PubDate: 2023-01-13
      DOI: 10.17570/stj.2022.v8n1.a11
      Issue No: Vol. 8, No. 1 (2023)
  • “Staande, eenparig …”' Die aanvaarding van die kerkorde deur die
           NG Kerk in 1962.

    • Authors: Dolf Britz, Jaco Nel
      Abstract: In 1962, the differentiated Dutch Reformed Churches of South Africa united in one General Synod. This was done on the basis of a mutual Church Order. The Dutch Reformed Church experienced this as a distinctive moment of significance in its history. The “Message to all the members of the Dutch Reformed Church” reflected the Synod’s complacency. The General Synod was envisioned as the new flagship of the Dutch Reformed Church, which at that time, was aware of the high flourishing in its existence and influence in the country. Functional value was assigned to the new church order. However, there was a small minority of pastors and theologians, most notably W.D. Jonker, who assessed the role of the Church Order differently. For them, it had to be an instrument to reform the Church, a document to bring its theology and ecclesiology to account. The Church Order could, for that matter, address the theological justification of a policy of separation. This article deals with the way in which the Church Order was accommodated in the pragmatic, functional theology of the Dutch Reformed Church. The opportunity to deploy it as a core document for the sake of reformation in the Church’s life was lost.
      PubDate: 2023-01-13
      DOI: 10.17570/stj.2022.v8n1.a14
      Issue No: Vol. 8, No. 1 (2023)
  • The Möbius strip of memory and history, faith, and fascism

    • Authors: Peter Houston
      Abstract: Giovanni Palermo was an Italian prisoner of war captured at the battle of Bardia on 3 January 1941 in Libya. He was transferred by ship to Durban and from there, taken to Zonderwater prisoner of war (POW) camp near Pretoria. Palermo published his memoir in 1972 detailing his capture and POW experiences. A close reading of his translated memoir presents several historical challenges. He uncritically makes his personal bias plain from the start, yet at the same time sees himself as the custodian of the true narrative of Italian POW history, even where the historical record indicates a contrary truth to his. Religious and political ideologies present themselves like a Möbius strip at various points throughout his memoir, not least with an opening endorsement by a Christian religious figure who frames what is to follow. Palermo's strongly held views on purity, his self-belief that he is the bearer of the real truth, and his desire to make Italy great again have contemporary societal and theological resonances.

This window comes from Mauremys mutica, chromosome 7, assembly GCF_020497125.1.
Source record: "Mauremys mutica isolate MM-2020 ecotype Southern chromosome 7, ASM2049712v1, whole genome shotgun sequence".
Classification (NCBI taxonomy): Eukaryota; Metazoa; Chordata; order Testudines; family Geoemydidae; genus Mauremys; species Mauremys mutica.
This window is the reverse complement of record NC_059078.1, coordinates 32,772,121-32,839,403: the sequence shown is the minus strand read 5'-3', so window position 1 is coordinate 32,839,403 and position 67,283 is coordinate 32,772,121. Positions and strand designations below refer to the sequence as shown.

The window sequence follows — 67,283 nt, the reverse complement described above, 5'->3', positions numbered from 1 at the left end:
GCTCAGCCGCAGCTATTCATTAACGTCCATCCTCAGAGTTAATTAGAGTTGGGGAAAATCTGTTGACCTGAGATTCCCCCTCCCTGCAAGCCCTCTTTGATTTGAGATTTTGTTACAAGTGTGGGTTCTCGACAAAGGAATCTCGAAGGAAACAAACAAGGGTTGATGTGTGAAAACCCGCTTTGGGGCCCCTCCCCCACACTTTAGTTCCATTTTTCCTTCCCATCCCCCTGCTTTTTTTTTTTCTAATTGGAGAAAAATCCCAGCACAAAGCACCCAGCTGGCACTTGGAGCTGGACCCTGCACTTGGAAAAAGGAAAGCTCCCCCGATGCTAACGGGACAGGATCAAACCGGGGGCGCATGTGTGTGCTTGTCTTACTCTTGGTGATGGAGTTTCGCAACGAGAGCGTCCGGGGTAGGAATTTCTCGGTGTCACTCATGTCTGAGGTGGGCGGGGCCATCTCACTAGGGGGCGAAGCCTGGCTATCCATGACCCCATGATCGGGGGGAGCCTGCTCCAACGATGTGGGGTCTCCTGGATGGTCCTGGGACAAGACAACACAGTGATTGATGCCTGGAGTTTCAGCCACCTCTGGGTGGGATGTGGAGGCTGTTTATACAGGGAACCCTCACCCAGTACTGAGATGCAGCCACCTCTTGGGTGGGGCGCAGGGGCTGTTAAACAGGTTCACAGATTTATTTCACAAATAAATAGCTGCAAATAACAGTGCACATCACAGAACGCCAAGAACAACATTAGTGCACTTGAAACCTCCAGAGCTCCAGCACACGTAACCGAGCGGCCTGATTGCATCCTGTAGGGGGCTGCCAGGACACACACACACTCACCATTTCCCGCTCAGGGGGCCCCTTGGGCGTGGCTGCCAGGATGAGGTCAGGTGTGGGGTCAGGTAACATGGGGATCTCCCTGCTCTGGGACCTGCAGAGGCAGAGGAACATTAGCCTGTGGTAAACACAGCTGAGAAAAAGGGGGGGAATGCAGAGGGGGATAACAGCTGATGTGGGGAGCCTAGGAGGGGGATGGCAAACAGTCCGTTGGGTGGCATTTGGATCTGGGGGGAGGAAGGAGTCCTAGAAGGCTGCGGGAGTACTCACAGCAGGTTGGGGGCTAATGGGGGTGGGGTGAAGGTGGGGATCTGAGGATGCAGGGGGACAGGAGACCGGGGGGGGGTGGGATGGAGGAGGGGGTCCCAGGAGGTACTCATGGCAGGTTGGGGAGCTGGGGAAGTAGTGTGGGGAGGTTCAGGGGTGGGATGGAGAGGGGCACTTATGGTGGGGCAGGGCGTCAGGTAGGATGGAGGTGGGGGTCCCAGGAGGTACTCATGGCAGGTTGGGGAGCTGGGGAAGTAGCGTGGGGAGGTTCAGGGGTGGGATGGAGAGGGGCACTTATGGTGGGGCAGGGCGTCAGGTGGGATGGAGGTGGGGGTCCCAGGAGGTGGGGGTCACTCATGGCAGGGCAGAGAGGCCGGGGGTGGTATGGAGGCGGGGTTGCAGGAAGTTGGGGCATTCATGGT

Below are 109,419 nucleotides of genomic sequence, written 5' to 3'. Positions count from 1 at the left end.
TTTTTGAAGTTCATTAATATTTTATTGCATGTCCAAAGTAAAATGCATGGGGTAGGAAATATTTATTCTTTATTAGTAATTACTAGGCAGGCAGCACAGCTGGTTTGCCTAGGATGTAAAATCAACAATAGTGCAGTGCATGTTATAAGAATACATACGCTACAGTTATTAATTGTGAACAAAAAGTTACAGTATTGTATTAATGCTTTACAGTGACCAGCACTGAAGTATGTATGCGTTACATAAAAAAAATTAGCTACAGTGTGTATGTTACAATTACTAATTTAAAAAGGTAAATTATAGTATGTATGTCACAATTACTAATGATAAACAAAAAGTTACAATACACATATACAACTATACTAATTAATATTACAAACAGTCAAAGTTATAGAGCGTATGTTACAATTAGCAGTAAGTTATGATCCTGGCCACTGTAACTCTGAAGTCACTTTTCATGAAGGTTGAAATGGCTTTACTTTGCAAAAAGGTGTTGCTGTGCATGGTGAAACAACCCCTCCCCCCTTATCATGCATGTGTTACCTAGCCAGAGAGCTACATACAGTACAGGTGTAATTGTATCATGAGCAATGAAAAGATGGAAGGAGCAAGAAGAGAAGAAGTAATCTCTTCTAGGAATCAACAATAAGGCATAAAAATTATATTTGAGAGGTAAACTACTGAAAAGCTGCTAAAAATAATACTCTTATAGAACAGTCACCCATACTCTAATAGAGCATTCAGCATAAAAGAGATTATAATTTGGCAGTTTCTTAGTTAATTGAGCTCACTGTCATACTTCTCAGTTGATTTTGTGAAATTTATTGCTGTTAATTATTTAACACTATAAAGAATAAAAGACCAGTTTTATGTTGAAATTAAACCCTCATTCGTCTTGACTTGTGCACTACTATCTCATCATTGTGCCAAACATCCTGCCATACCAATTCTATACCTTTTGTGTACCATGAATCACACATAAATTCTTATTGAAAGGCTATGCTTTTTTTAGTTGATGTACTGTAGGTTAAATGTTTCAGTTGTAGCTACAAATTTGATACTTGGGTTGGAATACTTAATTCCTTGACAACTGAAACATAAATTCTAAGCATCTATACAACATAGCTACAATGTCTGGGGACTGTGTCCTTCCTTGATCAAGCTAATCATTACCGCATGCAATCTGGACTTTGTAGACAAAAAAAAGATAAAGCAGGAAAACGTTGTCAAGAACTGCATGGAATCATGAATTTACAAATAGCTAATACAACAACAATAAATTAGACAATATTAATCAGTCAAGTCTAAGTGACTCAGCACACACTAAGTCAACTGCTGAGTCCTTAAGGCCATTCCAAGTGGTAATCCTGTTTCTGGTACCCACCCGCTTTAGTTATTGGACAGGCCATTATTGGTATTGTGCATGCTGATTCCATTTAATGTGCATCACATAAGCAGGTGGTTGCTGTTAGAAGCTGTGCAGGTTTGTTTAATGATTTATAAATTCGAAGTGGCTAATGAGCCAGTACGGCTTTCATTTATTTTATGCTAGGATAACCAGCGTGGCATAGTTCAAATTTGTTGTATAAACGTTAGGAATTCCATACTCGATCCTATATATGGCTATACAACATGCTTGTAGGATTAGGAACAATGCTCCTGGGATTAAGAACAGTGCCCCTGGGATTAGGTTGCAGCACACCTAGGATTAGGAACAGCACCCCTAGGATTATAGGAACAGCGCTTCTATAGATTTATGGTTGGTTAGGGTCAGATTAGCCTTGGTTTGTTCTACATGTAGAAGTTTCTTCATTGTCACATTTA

PubDate: 2023-01-13
      DOI: 10.17570/stj.2022.v8n1.a16
      Issue No: Vol. 8, No. 1 (2023)
  • The abuse of spiritual authority among some African Neo-Pentecostals and
           its impact on human rights

    • Authors: Daniel Orogun, Jerry Pillay
      Abstract: As a part of the newer versions of the Pentecostal movement that evolved from the 1980s to date, the African Neo-Pentecostals (ANP) are characterised by the practice of spiritual authority (SA). Through the explanatory sequential model of mixed research method which involves juxtaposing a few qualitative pieces of evidence with quantitative empirical results from 414 respondents, this article investigated the existence of human rights violations among the ANP. The quantitative result showed that 82% of the total respondents on all questions agree that human rights abuse exists among the ANP. Subsequently, the article critiqued the practices using New Testament Theology and related human rights treatises on religious freedom. It then opined that when spiritual authority is misappropriated, spiritual authoritarianism becomes the practice, and the abuse of human rights is inevitable. In the end, recommendations were made for the sustainability of human rights irrespective of religious affiliation.
      PubDate: 2023-01-13
      DOI: 10.17570/stj.2022.v8n1.a17
      Issue No: Vol. 8, No. 1 (2023)
  • Indirect rule'

    • Authors: Daniel Pratt Morris-Chapman
      Abstract: During the post-War period, British Methodist commentators have sought to portray their denomination in a favourable light by highlighting the manner in which this Church supported movements toward ecclesial autonomy in their former British colonies. This narrative, which at times attempts to contrast British Methodism with the United Methodist Church, holds that the “Methodist Church in Britain is not identical in ethos” to Methodism in “the United States,” which has struggled to retain a global presence (Beck 2002:106). However, while this may be so, it is evident that British Methodism has also continued to exert considerable influence in its former overseas districts which, after obtaining independence, have generally continued to retain the doctrinal standards that they inherited from the founding denomination. Taking the Methodist Church in Zimbabwe as an example, this essay explores the way in which these continue to exert a negative influence on the lives of many Christian people today.
      PubDate: 2023-01-13
      DOI: 10.17570/stj.2022.v8n1.a19
      Issue No: Vol. 8, No. 1 (2023)
  • Following Job's feet